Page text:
Angels and Demons by Dan Brown
Physicist, mad scientist, resourceful woman.
The first book of Dan Brown that I had read was The Da Vinci Code, which was full of Sophie and Robert’s race through time. But after that book convinced me, I went and searched for other books, and Angels and Demons was the second book I chose.
Immediately, Vittoria Vetra struck me with the adjectives I have used to describe her at the beginning of the post. Though Robert Langdon was the professor who exuded the familiarity, something about Vetra drew me in. It is a common stereotype that the novels have a resourceful woman helping Langdon throughout his journey as he ducks and dives through obstacles.
Though Sophie Neveu and Jacques Sauniere (from Da Vinci Code) were the first set of characters who influenced me with their dynamic grandparent-grandchild bond, it was Vetra who was defined as the loving adopted daughter who chooses to avenge the death instead of falling back in grief.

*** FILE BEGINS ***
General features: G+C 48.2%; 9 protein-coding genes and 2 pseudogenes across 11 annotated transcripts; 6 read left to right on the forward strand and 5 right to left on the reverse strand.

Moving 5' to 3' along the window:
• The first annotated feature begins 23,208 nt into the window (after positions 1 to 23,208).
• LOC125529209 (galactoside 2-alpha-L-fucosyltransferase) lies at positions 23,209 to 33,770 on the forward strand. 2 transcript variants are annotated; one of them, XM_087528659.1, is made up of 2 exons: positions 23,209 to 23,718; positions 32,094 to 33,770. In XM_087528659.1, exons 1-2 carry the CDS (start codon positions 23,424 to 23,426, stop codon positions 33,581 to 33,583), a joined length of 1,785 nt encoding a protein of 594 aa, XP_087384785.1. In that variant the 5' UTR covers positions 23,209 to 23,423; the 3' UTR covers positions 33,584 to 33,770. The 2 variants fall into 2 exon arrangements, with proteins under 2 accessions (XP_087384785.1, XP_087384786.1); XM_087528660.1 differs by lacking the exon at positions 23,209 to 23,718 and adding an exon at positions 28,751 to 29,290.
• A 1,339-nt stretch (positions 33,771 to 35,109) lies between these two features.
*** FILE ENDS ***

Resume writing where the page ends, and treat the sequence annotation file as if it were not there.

Looking back, Vetra is that woman who knew the critical nature of the mission they were on, and fully grasped the effects of whatever was at stake. She dared to break rules and conventions, and made Robert work with her, using his knowledge to the best and identifying the path necessary to get answers.
Daring, dashing and diligent, Vetra is one of the female characters I would not forget in a hurry.
The song I dedicate to this character: Paradise by Ellie Goulding